3. If you don’t enjoy it…at least make yourself easy to find. Have a clear, simple, static website. If you want to blog, blog about anything (as long as it isn’t writing).
  4. Focus on what works and what doesn’t. An e-mail has 20 times the conversion power of a blog post and probably a 1,000 times more than a tweet. (Do your own research on this. Don’t know what a conversion rate is, go study that to until you understand it and can own it.) This means, get your newsletter going (for dedicated fans who are likely to purchase), then think about effective blogging, and then your favorite social media in that order.
  5. It’s not about you shouting from your corner, it’s about engaging the reader and making them want to come to you. (Still working on how to do that.)

What are 3 things we could do to improve our internet footprint?

  1. Informative website optimized for a high search engine ranking.
  2. Create lots of product. It’s much easier to find someone with twenty stories than with two.
  3. Start your newsletter now or at least collecting the names for one. Install Mailchimp and call it, “My Future Someday Newsletter.”
  4. All the rest combined, unless you are going to be an industry pundit, won’t make up a tenth of any of those first three.

Why bundle books in a bundle?

A-NS2014 Holiday Bundle-cvrs-700I work with two types of bundles.

First, all my own titles. I combined three short novels into a larger book bundle at a discounted price. That provides economy buyers with the enticement to buy three books for the price of two when they might have bought only one. It also allows me to have another price point of entry. Short story $2.99, short novel $4.99, full novel $5-6.99, bundle $8.99, (any of those in print $5.99-24.99). This shows a richness of offerings as well as catering to buyers who arrive with different pricing expectations.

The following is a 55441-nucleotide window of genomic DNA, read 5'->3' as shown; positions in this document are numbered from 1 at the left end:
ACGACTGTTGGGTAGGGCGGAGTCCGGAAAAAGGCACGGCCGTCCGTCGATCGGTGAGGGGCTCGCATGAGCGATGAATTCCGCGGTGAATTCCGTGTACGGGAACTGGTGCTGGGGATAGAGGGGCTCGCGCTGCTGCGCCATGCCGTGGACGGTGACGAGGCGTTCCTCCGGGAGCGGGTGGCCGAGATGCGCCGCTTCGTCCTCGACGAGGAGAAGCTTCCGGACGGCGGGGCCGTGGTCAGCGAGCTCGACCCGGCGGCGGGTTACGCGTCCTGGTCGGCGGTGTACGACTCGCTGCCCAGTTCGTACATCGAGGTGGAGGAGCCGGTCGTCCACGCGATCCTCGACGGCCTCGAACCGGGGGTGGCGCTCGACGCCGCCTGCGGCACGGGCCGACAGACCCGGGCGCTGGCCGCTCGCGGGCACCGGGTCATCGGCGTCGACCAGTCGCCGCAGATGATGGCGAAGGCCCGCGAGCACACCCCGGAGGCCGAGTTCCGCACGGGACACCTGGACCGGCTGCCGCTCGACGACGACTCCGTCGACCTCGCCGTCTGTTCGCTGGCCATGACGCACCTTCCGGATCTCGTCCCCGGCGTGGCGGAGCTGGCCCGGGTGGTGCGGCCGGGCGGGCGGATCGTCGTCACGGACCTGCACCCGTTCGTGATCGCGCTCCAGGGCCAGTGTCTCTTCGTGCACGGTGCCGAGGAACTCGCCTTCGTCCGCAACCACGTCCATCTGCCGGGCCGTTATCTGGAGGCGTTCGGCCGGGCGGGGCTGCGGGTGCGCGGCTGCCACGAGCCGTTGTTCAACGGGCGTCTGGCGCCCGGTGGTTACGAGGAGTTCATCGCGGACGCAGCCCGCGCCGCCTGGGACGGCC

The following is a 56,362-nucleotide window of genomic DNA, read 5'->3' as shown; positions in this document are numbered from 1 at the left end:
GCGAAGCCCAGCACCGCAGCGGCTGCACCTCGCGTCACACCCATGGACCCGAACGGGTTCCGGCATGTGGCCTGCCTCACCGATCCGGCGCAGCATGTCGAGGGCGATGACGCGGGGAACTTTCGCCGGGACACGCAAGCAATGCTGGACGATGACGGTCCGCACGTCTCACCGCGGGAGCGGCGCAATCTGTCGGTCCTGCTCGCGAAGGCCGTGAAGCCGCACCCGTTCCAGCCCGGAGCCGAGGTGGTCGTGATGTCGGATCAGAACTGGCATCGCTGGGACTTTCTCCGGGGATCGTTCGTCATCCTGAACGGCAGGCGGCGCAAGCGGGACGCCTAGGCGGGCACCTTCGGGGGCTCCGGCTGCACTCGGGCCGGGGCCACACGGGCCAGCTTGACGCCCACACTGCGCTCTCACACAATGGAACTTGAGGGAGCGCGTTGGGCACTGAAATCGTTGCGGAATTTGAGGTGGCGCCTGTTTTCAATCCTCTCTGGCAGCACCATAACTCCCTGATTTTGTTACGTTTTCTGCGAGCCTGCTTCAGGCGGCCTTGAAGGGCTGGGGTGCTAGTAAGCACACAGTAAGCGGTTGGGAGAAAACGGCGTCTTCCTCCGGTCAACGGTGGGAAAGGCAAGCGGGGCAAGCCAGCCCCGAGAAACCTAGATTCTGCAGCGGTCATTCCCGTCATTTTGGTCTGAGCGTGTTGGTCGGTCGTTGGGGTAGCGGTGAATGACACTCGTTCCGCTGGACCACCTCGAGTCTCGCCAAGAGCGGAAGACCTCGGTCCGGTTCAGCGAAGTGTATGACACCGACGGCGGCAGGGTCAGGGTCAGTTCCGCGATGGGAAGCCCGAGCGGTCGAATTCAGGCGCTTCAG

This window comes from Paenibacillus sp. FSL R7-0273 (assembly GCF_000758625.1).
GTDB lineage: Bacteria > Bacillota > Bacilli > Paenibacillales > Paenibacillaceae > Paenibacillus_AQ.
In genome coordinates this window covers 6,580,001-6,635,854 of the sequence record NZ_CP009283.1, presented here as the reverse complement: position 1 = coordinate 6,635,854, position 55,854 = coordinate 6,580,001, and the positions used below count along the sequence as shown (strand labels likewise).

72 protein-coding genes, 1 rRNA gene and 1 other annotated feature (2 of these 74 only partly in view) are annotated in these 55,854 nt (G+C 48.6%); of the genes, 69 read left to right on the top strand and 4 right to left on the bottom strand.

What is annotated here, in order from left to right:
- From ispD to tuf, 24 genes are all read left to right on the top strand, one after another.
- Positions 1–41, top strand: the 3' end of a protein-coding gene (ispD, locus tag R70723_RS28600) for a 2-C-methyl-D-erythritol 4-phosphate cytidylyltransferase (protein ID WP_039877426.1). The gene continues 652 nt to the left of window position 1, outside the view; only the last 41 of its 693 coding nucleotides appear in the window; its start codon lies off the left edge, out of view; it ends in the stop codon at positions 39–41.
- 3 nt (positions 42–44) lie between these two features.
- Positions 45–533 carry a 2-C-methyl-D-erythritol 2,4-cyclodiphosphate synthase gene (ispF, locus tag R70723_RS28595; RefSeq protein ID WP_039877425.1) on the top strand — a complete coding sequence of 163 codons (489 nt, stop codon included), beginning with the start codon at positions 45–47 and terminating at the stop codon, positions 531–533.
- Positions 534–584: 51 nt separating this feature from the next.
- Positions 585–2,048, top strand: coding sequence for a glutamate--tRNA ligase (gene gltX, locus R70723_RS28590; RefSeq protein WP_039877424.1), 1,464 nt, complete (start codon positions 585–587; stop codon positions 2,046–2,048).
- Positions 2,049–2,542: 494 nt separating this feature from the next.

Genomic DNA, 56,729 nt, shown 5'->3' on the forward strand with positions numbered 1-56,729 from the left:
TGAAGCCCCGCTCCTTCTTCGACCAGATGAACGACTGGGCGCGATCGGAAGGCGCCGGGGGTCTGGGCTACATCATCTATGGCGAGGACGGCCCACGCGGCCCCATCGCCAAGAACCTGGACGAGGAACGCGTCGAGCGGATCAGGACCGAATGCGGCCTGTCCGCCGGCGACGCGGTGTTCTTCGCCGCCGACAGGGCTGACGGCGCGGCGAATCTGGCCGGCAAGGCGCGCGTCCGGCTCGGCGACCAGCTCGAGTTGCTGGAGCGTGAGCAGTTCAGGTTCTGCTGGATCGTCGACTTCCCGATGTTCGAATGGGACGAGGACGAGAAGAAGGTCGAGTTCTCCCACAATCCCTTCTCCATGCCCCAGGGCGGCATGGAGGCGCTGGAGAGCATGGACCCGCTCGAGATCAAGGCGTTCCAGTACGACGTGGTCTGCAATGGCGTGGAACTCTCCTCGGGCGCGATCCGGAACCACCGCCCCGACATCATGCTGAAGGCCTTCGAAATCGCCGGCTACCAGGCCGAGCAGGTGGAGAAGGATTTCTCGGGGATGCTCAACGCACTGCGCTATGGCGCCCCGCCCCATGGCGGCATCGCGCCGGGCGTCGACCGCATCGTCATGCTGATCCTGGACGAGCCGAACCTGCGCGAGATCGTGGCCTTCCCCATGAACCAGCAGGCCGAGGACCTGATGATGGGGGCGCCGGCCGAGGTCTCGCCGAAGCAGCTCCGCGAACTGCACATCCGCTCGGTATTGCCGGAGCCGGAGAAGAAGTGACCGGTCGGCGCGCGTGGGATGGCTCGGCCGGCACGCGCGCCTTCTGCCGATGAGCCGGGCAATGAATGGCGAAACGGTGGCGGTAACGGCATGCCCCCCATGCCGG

Second, a limited time bundle with a group of other authors. I’ve done this a couple of times and am working on three more. I invite a small group of authors to join me in a group sale. We announce that sale across each others’ audiences and use the discount to hopefully each expand our reading public, and make a bit of money along the way.

Your covers are outstanding. What’s your secret?

NS-5-Light Up the Night-700Thanks, my secret is a lot of hard work. Something like this:

  • Design your covers.
  • Go to the bookstore and look at the covers of the best selling authors in your genre(s). Spend several hours analyzing common themes across those covers.
  • There are reasons behind every choice. Notice when you pick up a book, what is the cover telling you: action sci-fi, faerie fantasy, bloody vampire, sexy vampire, cold-blooded thriller, cozy mystery. Each design is attempting to convey a message.
  • Now go home and redesign your covers.
  • Ask readers, who know nothing about your writing, what they think this book might be about.
  • Go home and redesign your covers.
  • Iterate until you think you’re going nuts.
  • Hire a professional cover designer (not a graphic artist, not a cheapo design school grade, but a cover designer). Throw it out.
  • Go home and redesign your covers.
  • See, it’s simple.
  • (btw, I’m presently redesigning several of my covers)

Any other thoughts you’d like to share?

Nothing, nothing, nothing is more important than writing the next book. Ten, or better yet twenty, good solid novels in a single genre under a single name can make a very nice living without ever breaking out or having the bolt of luck slam down on your head.

Write, cleanup, release, repeat. (Proof in point, Light Up the Night is available for pre-order for a Sept. 2nd release.)

You may keep up with M.L. Buchman by signing up for his newsletter at

Matt’s done an amazing job since I met him way, way back in an Oregon Workshop run by Dean Wesley Smith and Kris Kathryn Rusch.

FYI: The guys on his covers are based on me, at least the pictures are.

Next week, I’ll be looking at some great advice from KKR.



2 thoughts on “Self publishing – 5 answers from a hybrid

  1. Thanks again, Joe, for the opportunity. Just a quick clarification: That hot romance cover for my upcoming release of “Light Up the Night” was done by the traditional publisher. But the instructions beside it are how I make my own indie covers. Don’t want to be taking credit for their great work.

  2. Hmm it looks like your site ate my first comment (it was extremely long)
    so I guess I’ll just sum it up what I wrote and say, I’m thoroughly enjoying your blog.
    I too am an aspiring blog blogger but I’m still new to the whole thing.
    Do you have any tips and hints for inexperienced blog writers?
    I’d definitely appreciate it.